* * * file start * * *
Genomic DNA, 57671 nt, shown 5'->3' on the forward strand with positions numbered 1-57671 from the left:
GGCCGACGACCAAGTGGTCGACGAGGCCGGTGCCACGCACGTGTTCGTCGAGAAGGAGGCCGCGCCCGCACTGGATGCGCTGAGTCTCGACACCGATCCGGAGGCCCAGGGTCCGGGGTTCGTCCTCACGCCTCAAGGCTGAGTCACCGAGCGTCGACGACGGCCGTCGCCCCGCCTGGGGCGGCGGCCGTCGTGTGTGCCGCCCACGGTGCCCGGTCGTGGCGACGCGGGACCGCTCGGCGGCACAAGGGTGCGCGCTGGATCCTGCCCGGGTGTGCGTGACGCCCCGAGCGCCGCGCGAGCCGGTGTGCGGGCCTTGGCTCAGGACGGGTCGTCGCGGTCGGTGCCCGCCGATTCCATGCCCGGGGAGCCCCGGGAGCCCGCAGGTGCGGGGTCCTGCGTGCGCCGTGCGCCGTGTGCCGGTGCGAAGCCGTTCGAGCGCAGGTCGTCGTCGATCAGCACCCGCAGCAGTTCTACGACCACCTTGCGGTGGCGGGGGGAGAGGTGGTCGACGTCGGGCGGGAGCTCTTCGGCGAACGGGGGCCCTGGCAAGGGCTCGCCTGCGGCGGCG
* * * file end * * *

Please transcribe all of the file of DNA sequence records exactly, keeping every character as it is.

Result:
Genomic DNA, 57671 nt, shown 5'->3' on the forward strand with positions numbered 1-57671 from the left:
GGCCGACGACCAAGTGGTCGACGAGGCCGGTGCCACGCACGTGTTCGTCGAGAAGGAGGCCGCGCCCGCACTGGATGCGCTGAGTCTCGACACCGATCCGGAGGCCCAGGGTCCGGGGTTCGTCCTCACGCCTCAAGGCTGAGTCACCGAGCGTCGACGACGGCCGTCGCCCCGCCTGGGGCGGCGGCCGTCGTGTGTGCCGCCCACGGTGCCCGGTCGTGGCGACGCGGGACCGCTCGGCGGCACAAGGGTGCGCGCTGGATCCTGCCCGGGTGTGCGTGACGCCCCGAGCGCCGCGCGAGCCGGTGTGCGGGCCTTGGCTCAGGACGGGTCGTCGCGGTCGGTGCCCGCCGATTCCATGCCCGGGGAGCCCCGGGAGCCCGCAGGTGCGGGGTCCTGCGTGCGCCGTGCGCCGTGTGCCGGTGCGAAGCCGTTCGAGCGCAGGTCGTCGTCGATCAGCACCCGCAGCAGTTCTACGACCACCTTGCGGTGGCGGGGGGAGAGGTGGTCGACGTCGGGCGGGAGCTCTTCGGCGAACGGGGGCCCTGGCAAGGGCTCGCCTGCGGCGGCG